Bottlenose dolphin Tursiops truncatus at São Tomé Island (São Tomé and Príncipe) — relative abundance, site fidelity and social structure
AbstractAlthough the bottlenose dolphin Tursiops truncatus is one of the most common cetacean species around São Tomé Island, Gulf of Guinea, little research has focused on this species in this region. This study investigated the population of bottlenose dolphins around São Tomé Island by estimating the minimum population size, site fidelity and social structure. During a total of 226 surveys between 2002 and 2006, and in 2012, 51 sightings were recorded but only 33 had photographic data suitable for rigorous analysis. The minimum annual total population size, based on permanently marked dolphins, was 37 individuals, and the discovery curve indicated that a large part of the population remained undiscovered. The annual sighting rate for 76 highly distinctive adult animals ranged from 0.20 (seen in one year only) to 1.0 (seen every year of the study period). Resighted individuals demonstrated low association values; the dolphins seemed to form a single group with a fluid structure.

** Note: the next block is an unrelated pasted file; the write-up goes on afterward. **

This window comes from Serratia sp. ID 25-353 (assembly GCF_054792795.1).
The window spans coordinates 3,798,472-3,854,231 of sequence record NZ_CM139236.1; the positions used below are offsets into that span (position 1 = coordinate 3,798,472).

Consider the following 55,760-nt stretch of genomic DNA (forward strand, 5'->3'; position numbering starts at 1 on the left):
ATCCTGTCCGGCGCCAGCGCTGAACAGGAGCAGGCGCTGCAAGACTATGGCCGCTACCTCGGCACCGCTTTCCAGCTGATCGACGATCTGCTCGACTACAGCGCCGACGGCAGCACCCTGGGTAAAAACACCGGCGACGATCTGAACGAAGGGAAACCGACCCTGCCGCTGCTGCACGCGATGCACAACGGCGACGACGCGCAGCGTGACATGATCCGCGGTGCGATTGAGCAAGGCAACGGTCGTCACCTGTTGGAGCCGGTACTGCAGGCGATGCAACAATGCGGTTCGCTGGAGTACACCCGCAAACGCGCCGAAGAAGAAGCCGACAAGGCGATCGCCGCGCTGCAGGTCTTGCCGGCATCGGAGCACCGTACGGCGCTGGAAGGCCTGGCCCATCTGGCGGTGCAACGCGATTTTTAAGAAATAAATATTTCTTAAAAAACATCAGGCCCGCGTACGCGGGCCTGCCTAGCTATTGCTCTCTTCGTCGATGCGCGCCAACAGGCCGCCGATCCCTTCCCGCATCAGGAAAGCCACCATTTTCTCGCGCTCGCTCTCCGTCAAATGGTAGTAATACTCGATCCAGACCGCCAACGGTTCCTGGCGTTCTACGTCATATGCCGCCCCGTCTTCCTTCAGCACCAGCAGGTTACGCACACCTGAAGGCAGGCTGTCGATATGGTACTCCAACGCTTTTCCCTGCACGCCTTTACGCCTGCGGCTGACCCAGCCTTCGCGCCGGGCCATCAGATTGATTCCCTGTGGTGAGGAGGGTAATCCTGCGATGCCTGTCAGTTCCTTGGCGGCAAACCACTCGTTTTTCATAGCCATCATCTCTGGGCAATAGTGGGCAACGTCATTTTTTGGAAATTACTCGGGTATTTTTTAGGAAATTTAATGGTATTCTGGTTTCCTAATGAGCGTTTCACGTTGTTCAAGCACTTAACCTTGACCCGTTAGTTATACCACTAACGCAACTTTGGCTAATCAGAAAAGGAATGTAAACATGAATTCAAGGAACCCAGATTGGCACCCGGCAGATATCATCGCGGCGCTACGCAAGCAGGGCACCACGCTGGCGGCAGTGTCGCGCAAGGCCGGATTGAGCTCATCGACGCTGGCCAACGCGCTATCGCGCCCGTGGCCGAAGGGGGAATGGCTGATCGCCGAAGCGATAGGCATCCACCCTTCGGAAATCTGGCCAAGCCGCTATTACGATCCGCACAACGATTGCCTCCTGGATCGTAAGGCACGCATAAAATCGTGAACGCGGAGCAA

Keywords: Africa, conservation, group composition, Gulf of Guinea, photo-identification, population size, social association, South Atlantic
African Journal of Marine Science 2013, 35(4): 501–510